enchmark iron ore prices erased early losses on Monday, tracking a rally in steel futures, driven by China’s move to boost liquidity to shore up its slowing economy and hopes for more stimulus.
The most-traded iron ore on the Dalian Commodity Exchange , for delivery in January 2020, ended up 1.8% at 655.50 yuan ($91.90) a tonne, after slumping as much as 3.6% earlier in the session.
On the Singapore Exchange, the front-month October contract dropped as much as 1.1% to $85.04 a tonne in the morning but turned 3.6% higher in late trade.
China’s central bank said on Friday it would cut the amount of cash that banks must hold as reserves for the third time this year, releasing 900 billion yuan in liquidity to shore up the flagging economy.
Meanwhile, China’s exports unexpectedly fell in August as shipments to the United States slowed sharply, pointing to further weakness in the world’s second-largest economy and underlining a pressing need for more stimulus as the Sino-U.S. trade war escalates.
Iron ore futures traded weaker early in the session after data showed China’s imports of the steelmaking raw material rose in August to a 19-month high, the latest evidence of a continued rebound from recent supply-side issues.
“The continued recovery from recent (supply) disruptions in Australia and Brazil showed in stronger iron ore imports,” an ANZ Research note said.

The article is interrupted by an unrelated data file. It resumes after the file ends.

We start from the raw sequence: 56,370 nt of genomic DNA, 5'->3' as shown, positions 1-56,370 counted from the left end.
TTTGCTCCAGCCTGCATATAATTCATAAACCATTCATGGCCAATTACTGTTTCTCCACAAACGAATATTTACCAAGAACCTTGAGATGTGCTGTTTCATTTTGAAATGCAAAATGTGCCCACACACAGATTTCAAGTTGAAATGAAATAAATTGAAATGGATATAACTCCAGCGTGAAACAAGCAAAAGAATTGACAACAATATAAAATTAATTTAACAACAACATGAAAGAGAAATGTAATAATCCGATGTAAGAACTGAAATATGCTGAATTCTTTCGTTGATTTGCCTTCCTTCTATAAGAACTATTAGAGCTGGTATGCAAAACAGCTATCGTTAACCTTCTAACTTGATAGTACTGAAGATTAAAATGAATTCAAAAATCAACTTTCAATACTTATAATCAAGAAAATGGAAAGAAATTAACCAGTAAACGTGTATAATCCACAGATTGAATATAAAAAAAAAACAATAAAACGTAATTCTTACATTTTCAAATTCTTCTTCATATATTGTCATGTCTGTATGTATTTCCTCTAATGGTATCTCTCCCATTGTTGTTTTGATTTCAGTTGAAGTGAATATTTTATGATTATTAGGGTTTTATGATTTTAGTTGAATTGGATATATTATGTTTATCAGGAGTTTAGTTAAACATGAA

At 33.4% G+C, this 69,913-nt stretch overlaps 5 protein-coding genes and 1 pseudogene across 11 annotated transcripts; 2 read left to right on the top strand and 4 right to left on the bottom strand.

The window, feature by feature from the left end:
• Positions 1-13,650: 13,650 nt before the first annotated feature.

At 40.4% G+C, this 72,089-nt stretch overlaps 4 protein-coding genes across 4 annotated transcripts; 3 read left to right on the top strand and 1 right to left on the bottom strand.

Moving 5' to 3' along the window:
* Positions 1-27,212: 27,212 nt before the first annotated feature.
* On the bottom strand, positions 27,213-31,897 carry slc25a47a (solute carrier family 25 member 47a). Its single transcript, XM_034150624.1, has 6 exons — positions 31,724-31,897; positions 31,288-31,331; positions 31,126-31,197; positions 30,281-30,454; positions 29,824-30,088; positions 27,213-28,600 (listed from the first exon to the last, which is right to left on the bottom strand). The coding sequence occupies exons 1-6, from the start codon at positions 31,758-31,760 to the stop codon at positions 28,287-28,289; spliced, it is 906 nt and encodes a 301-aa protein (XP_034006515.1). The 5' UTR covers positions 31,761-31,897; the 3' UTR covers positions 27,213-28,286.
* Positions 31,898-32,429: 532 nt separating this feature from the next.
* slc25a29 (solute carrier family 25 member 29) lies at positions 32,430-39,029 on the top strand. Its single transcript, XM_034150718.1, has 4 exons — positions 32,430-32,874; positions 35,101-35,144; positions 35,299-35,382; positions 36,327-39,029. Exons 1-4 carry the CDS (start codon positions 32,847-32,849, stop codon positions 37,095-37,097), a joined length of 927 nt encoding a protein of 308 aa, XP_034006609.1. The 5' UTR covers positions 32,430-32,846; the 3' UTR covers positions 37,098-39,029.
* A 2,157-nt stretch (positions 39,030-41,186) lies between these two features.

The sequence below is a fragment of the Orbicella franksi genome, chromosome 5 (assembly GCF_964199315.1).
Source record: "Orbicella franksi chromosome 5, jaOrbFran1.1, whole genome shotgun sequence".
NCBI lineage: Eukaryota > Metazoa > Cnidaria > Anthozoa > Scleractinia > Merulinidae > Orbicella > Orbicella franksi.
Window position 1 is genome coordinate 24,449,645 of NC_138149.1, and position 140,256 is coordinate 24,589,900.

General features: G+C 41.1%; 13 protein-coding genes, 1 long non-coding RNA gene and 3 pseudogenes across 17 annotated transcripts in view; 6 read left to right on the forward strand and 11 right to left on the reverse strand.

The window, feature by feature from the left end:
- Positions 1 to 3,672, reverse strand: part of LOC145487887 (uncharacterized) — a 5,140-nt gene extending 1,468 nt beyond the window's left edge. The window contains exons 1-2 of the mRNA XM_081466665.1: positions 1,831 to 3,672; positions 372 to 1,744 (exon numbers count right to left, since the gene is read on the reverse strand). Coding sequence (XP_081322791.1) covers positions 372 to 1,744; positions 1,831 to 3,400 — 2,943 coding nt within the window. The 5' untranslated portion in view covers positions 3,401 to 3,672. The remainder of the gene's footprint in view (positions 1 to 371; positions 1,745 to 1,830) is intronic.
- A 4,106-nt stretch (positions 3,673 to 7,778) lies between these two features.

China increased its iron ore imports in anticipation of stockpiling ahead of China’s National Day holidays in early October, it added.
But the price volatility reflected lingering concerns about demand prospects.“We remain cautious about iron ore prices going into September in light of the still-uncertain trade outlook, the general malaise still plaguing large swathes of China’s industrial economy and a steadily-improving supply picture, but we don’t see as drastic a fall as what we saw in August,” said Edward Meir, commodity consultant at brokerage INTL FCStone in London.
China’s iron ore purchases last month totalled 94.85 million tonnes, up 4.2% from 91.02 million tonnes in July, customs data showed, marking the highest level of imports since January 2018.
The inventory of imported iron ore at Chinese ports rose for the eighth straight week to 126.7 million tonnes – a three-and-a-half-month high, as of Sept. 6, according to data compiled by SteelHome consultancy.
Benchmark spot 62% iron ore for delivery to China, stood at $91 a tonne on Friday, according to data tracked by SteelHome consultancy.
The most-active construction steel rebar contract on the Shanghai Futures Exchange ended up 2.3% at 3,497 yuan a tonne, its highest close since Aug. 5 this year. Hot rolled coil , the steel used in cars and home appliances, jumped 2.8% to 3,528 yuan, its strongest finish since Aug. 1.
Coking coal rose 1.1% at 1,343.50 yuan a tonne and coke gained 2.1% to 1,963.50 yuan.